The Food Safety Modernization Act (FSMA) plays a large role in global food safety, and its Foreign Supplier Verification Program (FSVP) rule is something with which every U.S. food importer needs to be compliant.
The rule was created for two reasons:
- to prevent potentially adulterated food from being imported to the U.S.
- to ensure imported food is produced under the same food safety requirements as domestic products.
But, is it possible to develop and implement a compliant FSVP without personally visiting foreign suppliers? Absolutely!
The key is to determine what is needed to demonstrate that FSVP requirements are being met. For the most part, the importer’s responsibilities are the same as those of a U.S. manufacturer who sources raw materials and ingredients locally.
That is, the FSVP importer is responsible for verifying that the food or raw materials and/or ingredients produced by the foreign suppliers are being manufactured, raised, or harvested in accordance with relevant sections of the FD&C Act, depending on the type of food product that is being imported. FDA will hold the importer responsible for the food safety of all imported food products, including all food-contact substances.
If you are the FSVP importer, it is important to outline the policy and procedures on how your company will verify compliance of your foreign suppliers. A good four-step plan to approve or disapprove foreign suppliers can be conducted by a qualified individual in the U.S. — without setting foot in foreign countries:1. Align your FSVP with your company’s food safety plan.
Using your food safety plan as a guide will help identify the hazards most common to the food products being sourced and the impact these foods may have in your facility.
Items to look for include the twelve hazards outlined in the preventive controls rule: biological, chemical, physical, radiological, natural toxins, pesticides, drug residues, decomposition, parasites, allergens, unapproved additives, and intentional adulterants — such as those that are considered to be economically motivated adulterations.
2. Review the foreign supplier’s own hazard analysis and Food Safety Plan (FSP) to assure compliance with the Preventive Controls Rule requirements. It is important to know the controls that your suppliers have in place for the various hazards common to these imported foods or ingredients.
The foreign supplier also may be relying on a local supplier to apply the necessary preventive control. If so, the FSV activities must include the local supplier of the foreign supplier as well. The review of the foreign supplier FSP can be complemented by a supplier survey which provides valuable background information on the facility’s food safety programs and culture. It also provides important information related to the FSP and prerequisite programs.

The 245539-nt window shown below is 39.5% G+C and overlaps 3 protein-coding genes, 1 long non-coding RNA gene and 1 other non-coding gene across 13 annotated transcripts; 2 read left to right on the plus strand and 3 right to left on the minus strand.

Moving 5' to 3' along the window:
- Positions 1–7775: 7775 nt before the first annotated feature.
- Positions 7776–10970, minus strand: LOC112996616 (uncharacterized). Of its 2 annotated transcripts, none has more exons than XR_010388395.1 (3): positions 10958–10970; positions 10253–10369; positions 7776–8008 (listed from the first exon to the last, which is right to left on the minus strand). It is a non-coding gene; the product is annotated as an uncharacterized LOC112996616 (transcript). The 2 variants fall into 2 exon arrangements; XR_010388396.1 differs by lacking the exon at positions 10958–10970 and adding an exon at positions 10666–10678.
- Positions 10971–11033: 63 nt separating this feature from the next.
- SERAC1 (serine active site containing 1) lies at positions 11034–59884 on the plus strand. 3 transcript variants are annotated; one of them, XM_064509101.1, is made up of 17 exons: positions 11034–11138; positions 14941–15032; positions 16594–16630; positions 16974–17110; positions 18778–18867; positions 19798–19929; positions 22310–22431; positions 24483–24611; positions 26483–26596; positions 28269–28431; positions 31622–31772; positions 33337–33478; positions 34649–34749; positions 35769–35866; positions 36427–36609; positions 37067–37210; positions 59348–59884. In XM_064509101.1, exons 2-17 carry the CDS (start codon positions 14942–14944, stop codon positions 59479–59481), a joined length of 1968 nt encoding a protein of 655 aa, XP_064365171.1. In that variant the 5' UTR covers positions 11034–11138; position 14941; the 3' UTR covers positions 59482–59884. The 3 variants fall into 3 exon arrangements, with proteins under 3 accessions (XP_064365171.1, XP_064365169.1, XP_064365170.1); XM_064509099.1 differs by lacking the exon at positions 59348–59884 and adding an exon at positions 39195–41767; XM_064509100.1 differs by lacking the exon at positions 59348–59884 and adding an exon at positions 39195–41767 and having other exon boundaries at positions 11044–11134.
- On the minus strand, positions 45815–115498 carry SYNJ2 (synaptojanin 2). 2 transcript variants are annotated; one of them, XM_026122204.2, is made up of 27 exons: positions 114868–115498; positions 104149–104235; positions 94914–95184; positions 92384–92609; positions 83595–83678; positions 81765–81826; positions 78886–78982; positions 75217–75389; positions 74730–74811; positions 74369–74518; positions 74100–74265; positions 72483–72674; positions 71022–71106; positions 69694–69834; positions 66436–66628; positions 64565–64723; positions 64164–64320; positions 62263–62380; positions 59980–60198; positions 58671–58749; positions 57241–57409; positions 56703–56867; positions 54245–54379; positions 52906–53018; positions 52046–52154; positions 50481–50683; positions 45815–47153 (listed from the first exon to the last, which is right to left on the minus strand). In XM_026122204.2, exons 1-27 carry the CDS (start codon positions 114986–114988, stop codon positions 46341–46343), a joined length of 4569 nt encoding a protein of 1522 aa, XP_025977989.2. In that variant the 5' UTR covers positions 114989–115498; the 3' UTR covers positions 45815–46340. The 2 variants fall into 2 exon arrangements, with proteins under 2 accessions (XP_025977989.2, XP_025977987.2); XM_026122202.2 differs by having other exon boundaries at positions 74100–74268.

The survey should be as detailed as necessary to provide the information to make critical decisions related to the products. Items to include are: country of origin for sourcing of the materials; prerequisites programs to include copies of procedures and examples of records; hazard controls such as temperature, water activity, and foreign material controls; allergens common to the facilities whether or not they impact your facility; and historical hazards associated with the materials, such as toxins or economical adulterants.
3. Review the food sanitation and safety compliance history of the foreign suppliers, such as import alerts, warning letters, recalls, FDA inspections, inspections by foreign national food safety authorities, and third-party audits.
4. Consider transportation methods and procedures to ensure proper controls for the food safety integrity of the products. The Sanitary Transportation Rule may apply depending on the type of food product being imported (bulk liquid or solid) and whether temperature control is critical for food safety.
Once the first verification of a foreign supplier is concluded, the FSVP importer needs to decide on the verification activities to be implemented and their frequency. (See Supplier Verification for examples.)
Finally, to make it easier on everyone involved, use virtual technology to conduct supplier performance reviews and desk audits to provide a handy and economical tool.
Such technology allows for excellent video and verbal communication, as well as screen sharing.